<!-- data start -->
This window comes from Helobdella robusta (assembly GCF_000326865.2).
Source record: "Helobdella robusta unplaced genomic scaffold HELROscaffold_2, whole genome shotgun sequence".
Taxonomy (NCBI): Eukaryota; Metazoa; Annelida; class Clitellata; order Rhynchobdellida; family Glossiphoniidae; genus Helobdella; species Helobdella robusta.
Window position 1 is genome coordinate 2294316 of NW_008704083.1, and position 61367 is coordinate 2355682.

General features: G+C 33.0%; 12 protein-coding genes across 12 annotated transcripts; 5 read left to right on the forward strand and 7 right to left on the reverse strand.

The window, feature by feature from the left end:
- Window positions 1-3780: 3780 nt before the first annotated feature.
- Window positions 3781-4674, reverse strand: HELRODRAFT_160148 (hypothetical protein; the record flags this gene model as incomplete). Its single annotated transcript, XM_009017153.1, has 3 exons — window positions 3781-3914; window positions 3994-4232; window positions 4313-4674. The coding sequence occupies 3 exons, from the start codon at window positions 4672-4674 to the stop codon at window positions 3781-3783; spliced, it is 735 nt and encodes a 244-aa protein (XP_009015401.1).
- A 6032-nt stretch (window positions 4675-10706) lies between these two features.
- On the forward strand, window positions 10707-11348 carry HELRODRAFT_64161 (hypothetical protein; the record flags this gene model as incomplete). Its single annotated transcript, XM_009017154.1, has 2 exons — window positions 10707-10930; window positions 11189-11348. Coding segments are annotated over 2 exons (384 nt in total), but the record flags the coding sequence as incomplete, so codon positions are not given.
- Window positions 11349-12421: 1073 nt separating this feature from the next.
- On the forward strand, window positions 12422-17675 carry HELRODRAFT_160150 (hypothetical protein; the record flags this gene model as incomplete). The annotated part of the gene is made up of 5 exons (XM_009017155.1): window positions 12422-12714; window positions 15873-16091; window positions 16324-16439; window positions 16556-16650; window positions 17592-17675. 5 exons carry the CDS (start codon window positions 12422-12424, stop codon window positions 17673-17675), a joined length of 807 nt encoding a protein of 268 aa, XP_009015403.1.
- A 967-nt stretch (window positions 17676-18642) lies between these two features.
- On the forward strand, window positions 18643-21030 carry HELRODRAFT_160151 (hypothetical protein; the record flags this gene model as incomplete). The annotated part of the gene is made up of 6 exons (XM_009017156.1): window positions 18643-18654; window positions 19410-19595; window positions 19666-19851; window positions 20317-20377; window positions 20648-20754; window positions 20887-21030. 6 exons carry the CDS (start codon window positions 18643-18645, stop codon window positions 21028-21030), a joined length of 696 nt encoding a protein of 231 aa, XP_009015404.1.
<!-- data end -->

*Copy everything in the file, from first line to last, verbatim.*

This window comes from Helobdella robusta (assembly GCF_000326865.2).
Source record: "Helobdella robusta unplaced genomic scaffold HELROscaffold_2, whole genome shotgun sequence".
Taxonomy (NCBI): Eukaryota; Metazoa; Annelida; class Clitellata; order Rhynchobdellida; family Glossiphoniidae; genus Helobdella; species Helobdella robusta.
Window position 1 is genome coordinate 2294316 of NW_008704083.1, and position 61367 is coordinate 2355682.

General features: G+C 33.0%; 12 protein-coding genes across 12 annotated transcripts; 5 read left to right on the forward strand and 7 right to left on the reverse strand.

The window, feature by feature from the left end:
- Window positions 1-3780: 3780 nt before the first annotated feature.
- Window positions 3781-4674, reverse strand: HELRODRAFT_160148 (hypothetical protein; the record flags this gene model as incomplete). Its single annotated transcript, XM_009017153.1, has 3 exons — window positions 3781-3914; window positions 3994-4232; window positions 4313-4674. The coding sequence occupies 3 exons, from the start codon at window positions 4672-4674 to the stop codon at window positions 3781-3783; spliced, it is 735 nt and encodes a 244-aa protein (XP_009015401.1).
- A 6032-nt stretch (window positions 4675-10706) lies between these two features.
- On the forward strand, window positions 10707-11348 carry HELRODRAFT_64161 (hypothetical protein; the record flags this gene model as incomplete). Its single annotated transcript, XM_009017154.1, has 2 exons — window positions 10707-10930; window positions 11189-11348. Coding segments are annotated over 2 exons (384 nt in total), but the record flags the coding sequence as incomplete, so codon positions are not given.
- Window positions 11349-12421: 1073 nt separating this feature from the next.
- On the forward strand, window positions 12422-17675 carry HELRODRAFT_160150 (hypothetical protein; the record flags this gene model as incomplete). The annotated part of the gene is made up of 5 exons (XM_009017155.1): window positions 12422-12714; window positions 15873-16091; window positions 16324-16439; window positions 16556-16650; window positions 17592-17675. 5 exons carry the CDS (start codon window positions 12422-12424, stop codon window positions 17673-17675), a joined length of 807 nt encoding a protein of 268 aa, XP_009015403.1.
- A 967-nt stretch (window positions 17676-18642) lies between these two features.
- On the forward strand, window positions 18643-21030 carry HELRODRAFT_160151 (hypothetical protein; the record flags this gene model as incomplete). The annotated part of the gene is made up of 6 exons (XM_009017156.1): window positions 18643-18654; window positions 19410-19595; window positions 19666-19851; window positions 20317-20377; window positions 20648-20754; window positions 20887-21030. 6 exons carry the CDS (start codon window positions 18643-18645, stop codon window positions 21028-21030), a joined length of 696 nt encoding a protein of 231 aa, XP_009015404.1.